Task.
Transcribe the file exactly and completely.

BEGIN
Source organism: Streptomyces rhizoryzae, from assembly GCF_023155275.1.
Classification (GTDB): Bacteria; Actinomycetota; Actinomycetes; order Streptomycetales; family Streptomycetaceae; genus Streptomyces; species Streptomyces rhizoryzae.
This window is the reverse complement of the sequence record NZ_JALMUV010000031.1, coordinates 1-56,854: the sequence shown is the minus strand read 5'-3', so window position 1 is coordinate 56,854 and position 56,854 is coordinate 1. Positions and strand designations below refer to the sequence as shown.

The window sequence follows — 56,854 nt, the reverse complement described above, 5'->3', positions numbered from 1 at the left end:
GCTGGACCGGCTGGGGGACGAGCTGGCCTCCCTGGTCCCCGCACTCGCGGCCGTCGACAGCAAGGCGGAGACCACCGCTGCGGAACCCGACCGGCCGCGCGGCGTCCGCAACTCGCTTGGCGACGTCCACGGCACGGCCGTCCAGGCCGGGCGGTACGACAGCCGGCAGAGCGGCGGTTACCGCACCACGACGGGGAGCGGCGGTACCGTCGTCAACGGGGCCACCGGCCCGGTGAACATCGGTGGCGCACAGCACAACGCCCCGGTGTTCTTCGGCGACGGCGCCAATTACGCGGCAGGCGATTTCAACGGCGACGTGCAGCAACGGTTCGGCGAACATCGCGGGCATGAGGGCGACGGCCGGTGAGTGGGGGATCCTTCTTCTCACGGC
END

Source organism: Streptomyces rhizoryzae, from assembly GCF_023155275.1.
Classification (GTDB): Bacteria; Actinomycetota; Actinomycetes; order Streptomycetales; family Streptomycetaceae; genus Streptomyces; species Streptomyces rhizoryzae.
This window is the reverse complement of the sequence record NZ_JALMUV010000031.1, coordinates 1-56,854: the sequence shown is the minus strand read 5'-3', so window position 1 is coordinate 56,854 and position 56,854 is coordinate 1. Positions and strand designations below refer to the sequence as shown.

The window sequence follows — 56,854 nt, the reverse complement described above, 5'->3', positions numbered from 1 at the left end:
GCTGGACCGGCTGGGGGACGAGCTGGCCTCCCTGGTCCCCGCACTCGCGGCCGTCGACAGCAAGGCGGAGACCACCGCTGCGGAACCCGACCGGCCGCGCGGCGTCCGCAACTCGCTTGGCGACGTCCACGGCACGGCCGTCCAGGCCGGGCGGTACGACAGCCGGCAGAGCGGCGGTTACCGCACCACGACGGGGAGCGGCGGTACCGTCGTCAACGGGGCCACCGGCCCGGTGAACATCGGTGGCGCACAGCACAACGCCCCGGTGTTCTTCGGCGACGGCGCCAATTACGCGGCAGGCGATTTCAACGGCGACGTGCAGCAACGGTTCGGCGAACATCGCGGGCATGAGGGCGACGGCCGGTGAGTGGGGGATCCTTCTTCTCACGGC